Salon owners share the 7 red flags to look for when getting a pedicure

Salon owners share the 7 red flags to look for when getting a pedicure
  • Business Insider asked salon owners about the red flags to watch for when getting a pedicure.

  • Jetted tubs are really difficult to clean, and pedicure chairs should be covered.

  • Keep an eye out for foot files with blades, loose metal tools, and techs not wearing proper gear.

As the weather warms up, more people will bust out their sandals and splurge on pedicure appointments.

While the US economy is looking pretty fragile right now, salons are considered pretty recession-proof. It may be due to "the lipstick index" — the theory that consumers continue to spend on lower-price luxuries, such as salon services and beauty products, even during economic downturns and recessions.

So if you are planning to spend money on a pedicure, you'll want to make sure you're choosing a trustworthy salon.

Here's what salon owners say are red flags to look out for when getting a pedicure at a new salon.

Salons with jetted tubs may not have thoroughly disinfected them

Rona Villamore Falls, the owner of Frenchies Modern Nail Care in Braselton, Georgia, cautions against getting a pedicure at a salon with jetted tubs.

While the tubs can be relaxing, water jets are really difficult to clean and disinfect.

"It can take a couple of hours to fully disinfect a jetted tub system, making it impossible to do it in between clients," she said. "Skin and bacteria can build up in the jets."

Villamore Falls recommended choosing nonjetted pedicure bowls when possible.

Salts in foot bath
Foot baths without jets are usually easier to clean.FG Trade/Getty Images

Metal tools shouldn't be stored loose or pulled out of random drawers or pockets

Pay attention to where your technician is grabbing metal tools such as clippers, nippers, and pushers from, Villamore Falls said.

These tools should be thoroughly sanitized and disinfected, and the way they're stored at some salons isn't conducive to keeping them clean.

If your technicians "are getting tools loose out of a drawer and they are not in a sterilization packet, chances are they have not been cleaned properly," she told Business Insider.

Porous files and buffers should ideally be used on only one client

It's easy to tell if a nail file or buffer has been used — and a fresh one is best, Villamore Falls said.

"If you see scratches or marks/lines on the file or buffer, they were likely used on a previous client or clients," she told BI. "Porous implements can carry germs and bacteria and should really only be used once."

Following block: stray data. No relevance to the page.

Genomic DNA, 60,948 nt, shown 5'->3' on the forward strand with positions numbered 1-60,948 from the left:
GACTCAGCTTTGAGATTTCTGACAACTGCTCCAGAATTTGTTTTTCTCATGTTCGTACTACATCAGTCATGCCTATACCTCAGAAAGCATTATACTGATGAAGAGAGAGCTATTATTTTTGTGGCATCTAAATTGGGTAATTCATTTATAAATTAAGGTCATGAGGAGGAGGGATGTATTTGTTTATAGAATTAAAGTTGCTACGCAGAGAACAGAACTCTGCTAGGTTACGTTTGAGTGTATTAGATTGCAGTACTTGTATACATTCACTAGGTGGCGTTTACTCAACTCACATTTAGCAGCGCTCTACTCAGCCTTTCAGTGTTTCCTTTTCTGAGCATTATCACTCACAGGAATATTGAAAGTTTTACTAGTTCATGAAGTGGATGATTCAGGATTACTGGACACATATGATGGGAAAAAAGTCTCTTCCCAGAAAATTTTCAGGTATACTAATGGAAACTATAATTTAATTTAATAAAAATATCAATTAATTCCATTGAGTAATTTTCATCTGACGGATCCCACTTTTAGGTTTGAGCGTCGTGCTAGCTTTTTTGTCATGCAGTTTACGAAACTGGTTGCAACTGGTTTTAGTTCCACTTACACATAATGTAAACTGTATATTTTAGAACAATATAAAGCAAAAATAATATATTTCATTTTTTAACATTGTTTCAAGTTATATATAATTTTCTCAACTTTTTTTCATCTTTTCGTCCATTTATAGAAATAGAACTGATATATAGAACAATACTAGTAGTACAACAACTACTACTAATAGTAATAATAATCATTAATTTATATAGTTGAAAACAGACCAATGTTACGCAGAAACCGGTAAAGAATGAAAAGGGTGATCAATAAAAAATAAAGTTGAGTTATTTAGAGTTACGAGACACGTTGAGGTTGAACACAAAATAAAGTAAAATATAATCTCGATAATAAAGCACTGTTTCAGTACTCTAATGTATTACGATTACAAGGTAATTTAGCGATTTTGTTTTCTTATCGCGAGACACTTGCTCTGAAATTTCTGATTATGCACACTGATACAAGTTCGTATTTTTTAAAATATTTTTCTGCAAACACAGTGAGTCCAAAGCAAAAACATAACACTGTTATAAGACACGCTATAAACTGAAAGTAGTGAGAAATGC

She said that if you're getting a pedicure and manicure at the same appointment, nail technicians should also use separate tools for your hands and feet.

Nail technicians not wearing proper gear can be a red flag, too

According to Lana Kars, the CEO and founder of Russian Nails, your nail technician should follow specific practices for proper hygiene, such as wearing disposable face masks and gloves.

Kars said a proper technician may also wear a disposable gown and hat. All these wearables should be disposed of after each client.

"This helps prevent the spread of bacteria and contaminants that could compromise the health and safety of clients," she said.

Uncovered pedicure chairs may not be the cleanest

Kars told BI that salons should cover pedicure chairs with disposable materials to prioritize good hygiene. Disposable sheets or covers can be quickly tossed and replaced when rotating clients in and out.

"Using disposable sheets demonstrates to clients that the salon prioritizes cleanliness and hygiene," she said.

People sitting in salon chairs
Pedicure chairs should be regularly cleaned.kali9/Getty Images

Keep an eye out for foot files with blades or graters

Patricia Reign, a licensed manicurist and the owner of Traveling Aura Mobile Spa, warned against getting a pedicure from a salon using abrasive foot-filing tools.

"Foot files, also known as callus removers, with blades or 'cheese graters' are a major red flag," she said. "Blades are banned in salons, and 'cheese graters' are not intended for feet."

Plus, the aggressive nature of these tools can cause issues. In some cases, the blades can remove layers of skin meant to protect you, which can make your feet feel tender.

Household cleaning products aren't enough to disinfect equipment

Reign told BI it's a red flag "if a salon uses household products to clean their chairs."

"These products often fail to meet the stringent requirements set by state boards for effectively disinfecting surfaces used to provide services to multiple individuals," she said.

In many cases, salon staff should be using hospital-grade disinfectants to properly clean their workspaces.

Read the original article on Business Insider